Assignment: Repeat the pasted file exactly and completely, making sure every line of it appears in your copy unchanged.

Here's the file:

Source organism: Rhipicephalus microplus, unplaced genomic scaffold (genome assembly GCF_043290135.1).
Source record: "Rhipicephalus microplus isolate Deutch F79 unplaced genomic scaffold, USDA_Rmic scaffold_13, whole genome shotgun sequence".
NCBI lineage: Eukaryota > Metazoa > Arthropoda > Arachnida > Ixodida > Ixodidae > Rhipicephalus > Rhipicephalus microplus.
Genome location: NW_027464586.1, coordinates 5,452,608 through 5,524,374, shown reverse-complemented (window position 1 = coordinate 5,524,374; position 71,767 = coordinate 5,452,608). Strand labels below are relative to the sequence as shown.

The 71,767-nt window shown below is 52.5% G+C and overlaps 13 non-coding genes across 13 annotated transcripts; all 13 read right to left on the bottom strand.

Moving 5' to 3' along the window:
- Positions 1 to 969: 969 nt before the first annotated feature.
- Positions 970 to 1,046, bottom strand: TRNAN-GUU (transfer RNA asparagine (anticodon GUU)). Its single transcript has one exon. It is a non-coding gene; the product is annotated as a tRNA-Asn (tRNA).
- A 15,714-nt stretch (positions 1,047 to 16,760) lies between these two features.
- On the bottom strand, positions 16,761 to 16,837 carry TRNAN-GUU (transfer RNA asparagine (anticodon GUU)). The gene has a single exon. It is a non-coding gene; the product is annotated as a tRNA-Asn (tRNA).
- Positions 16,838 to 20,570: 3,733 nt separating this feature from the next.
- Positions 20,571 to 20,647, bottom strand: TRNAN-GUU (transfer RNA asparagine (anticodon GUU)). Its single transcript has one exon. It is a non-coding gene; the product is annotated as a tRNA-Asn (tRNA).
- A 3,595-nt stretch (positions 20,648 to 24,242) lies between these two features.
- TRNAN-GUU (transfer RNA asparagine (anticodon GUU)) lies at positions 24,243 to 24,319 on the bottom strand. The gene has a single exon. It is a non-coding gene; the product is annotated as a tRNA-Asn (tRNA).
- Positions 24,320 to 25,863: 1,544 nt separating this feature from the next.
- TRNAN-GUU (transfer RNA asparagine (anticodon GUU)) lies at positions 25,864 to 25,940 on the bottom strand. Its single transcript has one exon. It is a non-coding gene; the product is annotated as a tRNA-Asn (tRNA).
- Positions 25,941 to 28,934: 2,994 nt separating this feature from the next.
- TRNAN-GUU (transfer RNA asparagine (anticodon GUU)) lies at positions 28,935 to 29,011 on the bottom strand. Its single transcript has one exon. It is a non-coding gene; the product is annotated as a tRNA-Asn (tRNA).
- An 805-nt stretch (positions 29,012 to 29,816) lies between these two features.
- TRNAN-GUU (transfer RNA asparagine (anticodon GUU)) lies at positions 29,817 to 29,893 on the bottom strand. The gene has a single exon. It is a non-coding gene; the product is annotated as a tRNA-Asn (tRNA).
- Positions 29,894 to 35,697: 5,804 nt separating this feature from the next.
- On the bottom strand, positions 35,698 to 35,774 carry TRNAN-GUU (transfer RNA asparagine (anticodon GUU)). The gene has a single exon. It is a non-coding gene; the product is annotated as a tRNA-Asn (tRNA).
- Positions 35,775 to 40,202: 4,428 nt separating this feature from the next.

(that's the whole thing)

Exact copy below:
Source organism: Rhipicephalus microplus, unplaced genomic scaffold (genome assembly GCF_043290135.1).
Source record: "Rhipicephalus microplus isolate Deutch F79 unplaced genomic scaffold, USDA_Rmic scaffold_13, whole genome shotgun sequence".
NCBI lineage: Eukaryota > Metazoa > Arthropoda > Arachnida > Ixodida > Ixodidae > Rhipicephalus > Rhipicephalus microplus.
Genome location: NW_027464586.1, coordinates 5,452,608 through 5,524,374, shown reverse-complemented (window position 1 = coordinate 5,524,374; position 71,767 = coordinate 5,452,608). Strand labels below are relative to the sequence as shown.

The 71,767-nt window shown below is 52.5% G+C and overlaps 13 non-coding genes across 13 annotated transcripts; all 13 read right to left on the bottom strand.

Moving 5' to 3' along the window:
- Positions 1 to 969: 969 nt before the first annotated feature.
- Positions 970 to 1,046, bottom strand: TRNAN-GUU (transfer RNA asparagine (anticodon GUU)). Its single transcript has one exon. It is a non-coding gene; the product is annotated as a tRNA-Asn (tRNA).
- A 15,714-nt stretch (positions 1,047 to 16,760) lies between these two features.
- On the bottom strand, positions 16,761 to 16,837 carry TRNAN-GUU (transfer RNA asparagine (anticodon GUU)). The gene has a single exon. It is a non-coding gene; the product is annotated as a tRNA-Asn (tRNA).
- Positions 16,838 to 20,570: 3,733 nt separating this feature from the next.
- Positions 20,571 to 20,647, bottom strand: TRNAN-GUU (transfer RNA asparagine (anticodon GUU)). Its single transcript has one exon. It is a non-coding gene; the product is annotated as a tRNA-Asn (tRNA).
- A 3,595-nt stretch (positions 20,648 to 24,242) lies between these two features.
- TRNAN-GUU (transfer RNA asparagine (anticodon GUU)) lies at positions 24,243 to 24,319 on the bottom strand. The gene has a single exon. It is a non-coding gene; the product is annotated as a tRNA-Asn (tRNA).
- Positions 24,320 to 25,863: 1,544 nt separating this feature from the next.
- TRNAN-GUU (transfer RNA asparagine (anticodon GUU)) lies at positions 25,864 to 25,940 on the bottom strand. Its single transcript has one exon. It is a non-coding gene; the product is annotated as a tRNA-Asn (tRNA).
- Positions 25,941 to 28,934: 2,994 nt separating this feature from the next.
- TRNAN-GUU (transfer RNA asparagine (anticodon GUU)) lies at positions 28,935 to 29,011 on the bottom strand. Its single transcript has one exon. It is a non-coding gene; the product is annotated as a tRNA-Asn (tRNA).
- An 805-nt stretch (positions 29,012 to 29,816) lies between these two features.
- TRNAN-GUU (transfer RNA asparagine (anticodon GUU)) lies at positions 29,817 to 29,893 on the bottom strand. The gene has a single exon. It is a non-coding gene; the product is annotated as a tRNA-Asn (tRNA).
- Positions 29,894 to 35,697: 5,804 nt separating this feature from the next.
- On the bottom strand, positions 35,698 to 35,774 carry TRNAN-GUU (transfer RNA asparagine (anticodon GUU)). The gene has a single exon. It is a non-coding gene; the product is annotated as a tRNA-Asn (tRNA).
- Positions 35,775 to 40,202: 4,428 nt separating this feature from the next.